Removing bed bugs from wood furniture is not an easy task. These tiny insects don’t need much space to hide and live comfortably, so you need to know the right course of action if you expect to see success.
This guide will cover if bed bugs can live in wood comfortably, and how you can get rid of them.
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Can Bed Bugs Live In Wood?
Bed bugs aren’t fussy as to what type of surface they choose for a home. No matter what kind of material you’re dealing with, bed bugs are satisfied as long as there’s a place for them to hide.
That means bed bugs can hide and live in wood.
Although bed bugs can’t eat their way into wood like some other pests, these insects (that are not very big) will hide in any cracks, grooves or crevices in wood that they can find. These openings are usually the result of scratches, chips, wear, or burrowing by other insects. Because bed bugs are dark in color, they tend to be attracted to wood that’s a similar dark red, brown or black.
Bed bugs tend to prefer natural wood over wood that’s been engineered. Natural wood is an organic material that expands and contracts with variations in temperature and humidity. With time, it wears, scratches and chips, creating the cracks, crevices and gaps that attract bed bugs. In addition, termites and other burrowing insects will often inadvertently create some ideal hiding spots for bed bugs in wood.
If you plan to put in a new floor and are concerned about the potential for a bed bug infestation, the worst possible choice of flooring is a wood floor (especially hardwood). Wood floors are known for their many cracks, knotholes, joints, and other imperfections. This makes them excellent hiding spots for bed bugs.
Bed bugs can also live in wood furniture just as they can live in metal furniture or furniture that’s made of any other material. However, wood furniture tends to offer more places where they can live and hide (such as cracks and gaps). For this reason, bed bugs might choose wood furniture over that composed of other materials.
Unfortunately, some of our most favorite pieces of wooden bedroom furniture can be especially appealing to bed bugs. Because they often feature intricately-engraved designs or small cracks or crevices, early American, traditional or colonial chests, dressers, vanities, nightstands, desks, bookcases and shelves provide the perfect hiding environment for bed bugs. Modern-style metal furniture is often smoother and offers fewer hiding places for the pesky insects.
Quick Tip: Your great-grandmother’s antique wood dresser may be a priceless family heirloom, but its intricately-engraved drawers can provide a haven of dark, hidden areas for bed bugs to live and hide. Antique wood bed frames and headboards offer attractive hiding places as well. However, these are even more attractive to these insects because they’re so close to the bed (and your delectable blood).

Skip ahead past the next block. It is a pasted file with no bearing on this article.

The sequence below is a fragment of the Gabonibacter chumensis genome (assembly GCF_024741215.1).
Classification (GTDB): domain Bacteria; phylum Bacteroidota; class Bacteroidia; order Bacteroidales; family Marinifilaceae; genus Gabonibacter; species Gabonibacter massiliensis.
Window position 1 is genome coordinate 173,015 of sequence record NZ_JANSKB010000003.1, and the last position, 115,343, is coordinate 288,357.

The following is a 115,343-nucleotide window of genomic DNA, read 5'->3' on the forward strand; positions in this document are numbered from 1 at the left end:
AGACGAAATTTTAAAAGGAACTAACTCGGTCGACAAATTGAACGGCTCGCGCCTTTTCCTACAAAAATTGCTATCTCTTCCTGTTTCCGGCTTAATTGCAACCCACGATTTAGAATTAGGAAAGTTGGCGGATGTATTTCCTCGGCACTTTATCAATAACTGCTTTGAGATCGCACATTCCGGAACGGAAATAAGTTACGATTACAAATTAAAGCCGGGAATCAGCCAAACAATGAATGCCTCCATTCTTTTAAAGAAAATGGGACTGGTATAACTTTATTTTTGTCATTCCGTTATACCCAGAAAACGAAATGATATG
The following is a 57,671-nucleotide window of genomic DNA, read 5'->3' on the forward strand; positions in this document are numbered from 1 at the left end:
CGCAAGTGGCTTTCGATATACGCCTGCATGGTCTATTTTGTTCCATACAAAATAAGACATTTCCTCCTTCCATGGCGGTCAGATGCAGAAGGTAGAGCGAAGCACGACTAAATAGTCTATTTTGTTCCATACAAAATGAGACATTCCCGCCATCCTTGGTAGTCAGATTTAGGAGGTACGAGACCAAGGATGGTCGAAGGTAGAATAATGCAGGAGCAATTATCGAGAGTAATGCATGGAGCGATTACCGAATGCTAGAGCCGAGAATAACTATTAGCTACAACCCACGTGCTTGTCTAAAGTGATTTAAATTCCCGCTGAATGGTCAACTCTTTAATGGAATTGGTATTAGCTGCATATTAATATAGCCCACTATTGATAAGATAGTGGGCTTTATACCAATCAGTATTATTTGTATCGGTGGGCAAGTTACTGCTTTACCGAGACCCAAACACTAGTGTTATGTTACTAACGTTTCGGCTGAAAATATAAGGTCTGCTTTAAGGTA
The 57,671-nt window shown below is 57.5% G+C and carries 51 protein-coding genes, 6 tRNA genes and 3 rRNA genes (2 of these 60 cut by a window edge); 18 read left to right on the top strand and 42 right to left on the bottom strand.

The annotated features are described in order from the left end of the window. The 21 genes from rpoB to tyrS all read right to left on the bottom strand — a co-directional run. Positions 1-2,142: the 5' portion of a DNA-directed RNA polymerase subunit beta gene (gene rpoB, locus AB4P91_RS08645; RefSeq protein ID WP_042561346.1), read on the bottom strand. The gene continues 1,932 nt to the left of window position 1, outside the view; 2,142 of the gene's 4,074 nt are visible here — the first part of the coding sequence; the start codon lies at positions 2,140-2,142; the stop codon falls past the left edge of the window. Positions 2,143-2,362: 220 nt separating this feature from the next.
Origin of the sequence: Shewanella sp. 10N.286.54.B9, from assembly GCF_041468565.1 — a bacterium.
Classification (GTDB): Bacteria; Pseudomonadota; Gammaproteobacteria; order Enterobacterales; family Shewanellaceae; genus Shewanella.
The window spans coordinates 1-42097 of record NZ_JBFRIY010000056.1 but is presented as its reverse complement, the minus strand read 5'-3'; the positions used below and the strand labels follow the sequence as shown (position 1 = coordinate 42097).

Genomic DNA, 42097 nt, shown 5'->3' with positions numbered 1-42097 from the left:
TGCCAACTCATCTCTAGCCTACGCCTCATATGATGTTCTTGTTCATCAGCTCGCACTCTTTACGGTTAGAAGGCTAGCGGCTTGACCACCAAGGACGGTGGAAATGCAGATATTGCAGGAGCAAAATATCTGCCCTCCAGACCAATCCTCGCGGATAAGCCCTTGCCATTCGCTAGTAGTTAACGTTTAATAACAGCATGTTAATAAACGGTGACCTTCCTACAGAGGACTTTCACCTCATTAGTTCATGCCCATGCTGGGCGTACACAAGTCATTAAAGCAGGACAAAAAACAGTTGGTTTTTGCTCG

Signs Of Bed Bugs In Wood Furniture
Because bed bugs can live in wood furniture that has the tiniest cracks and crevices, you’ll probably not notice their presence unless you first disassemble each piece. That means you’ll need to carefully inspect each door, drawer and shelf, concentrating on areas in the hinges and joints.
Here are some signs there may be bed bugs living in your wood furniture.
An obvious sign that you have bed bugs living in your wood furniture is seeing them firsthand. These insects are oval-shaped, a dark reddish-brown color, and have six legs. The bed bug’s antennae are short, and if they haven’t fed in a while they’ll appear flat and lighter in color.
The presence of eggs is another telltale sign that you have bugs hiding inside some of your wood furniture. These eggs are very small and are a clearish white.
Bed bugs will molt (or shed), so exoskeleton casings are another calling card that these pests are lurking. The molted casings are small, oval shaped, and a transparent pale brown in color.
Bed bug droppings are red, dark brown or black smears that resemble ink spots. Depending on whether or not the wood is varnished, the spots may appear either flat or a little raised.
A Pungent Or Musty Smell
Not every piece of affected wood furniture will have a visible sign of an infestation. Instead, a large enough infestation can end up causing quite the stink!
Quick Tip: Some people describe the odor as similar to that of rotting berries.
Remember, bed bugs look for the best place to hide, and that could even be under paint that’s been peeled away. Depending on the kind of wood we’re dealing with, there could be quite a bit of peeled paint for them to live in.
How To Remove Bed Bugs From Wood Furniture
You may have heard about some of the natural home remedies such as baking soda, cayenne pepper, ginger, and various other scents that keep bed bugs away. While these methods can help you remove bed bugs from wood furniture, they’re not as effective as some other options.
Some suggest that if you apply a new coat of varnish to your wood furniture, the bed bugs will die. This is another myth for which there is no evidence to prove its credibility.
However, there are plenty of effective ways to get rid of bed bugs that are living in your wood furniture. Here are some that we recommend.
Although insecticides are effective killing agents, it’s sometimes difficult to get the product applied into the tiny cracks and crevices in wood where bed bugs hide. You may have to completely saturate the furniture to ensure that the insecticide actually reaches the bugs.
Quick Tip: Because these chemicals are so widely used, some bed bugs have adapted a genetic resistance to them. It’s unlikely that you’ll be thwarted by this, but it’s worth pointing out.
Insecticides that are chemical based will immediately kill bugs on contact. Most are liquid and pyrethroid based. If you’re concerned about the safety of using insecticides around children or pets, you might prefer to use natural essential oil-based products. However, these types of insecticides have not proven to be effective.
Desiccants work by slowly dehydrating the insects. Diatomaceous earth is one such insecticide that’s used all the time. One advantage of desiccants is that the insects won’t develop a resistance to the product. Oh the other hand, a disadvantage is that because they’re usually only available as powders, they’re more difficult to work with or to effectively apply.
2. Steam Cleaning
By reaching every corner, crack, crevice, and gap in wood, a steam cleaner can effectively scald bed bugs and their eggs. A commercial-grade cleaner that reaches temperatures of between 122 and 160 degrees Fahrenheit is much more effective than a carpet cleaner that may not reach hot enough temperatures to do the trick.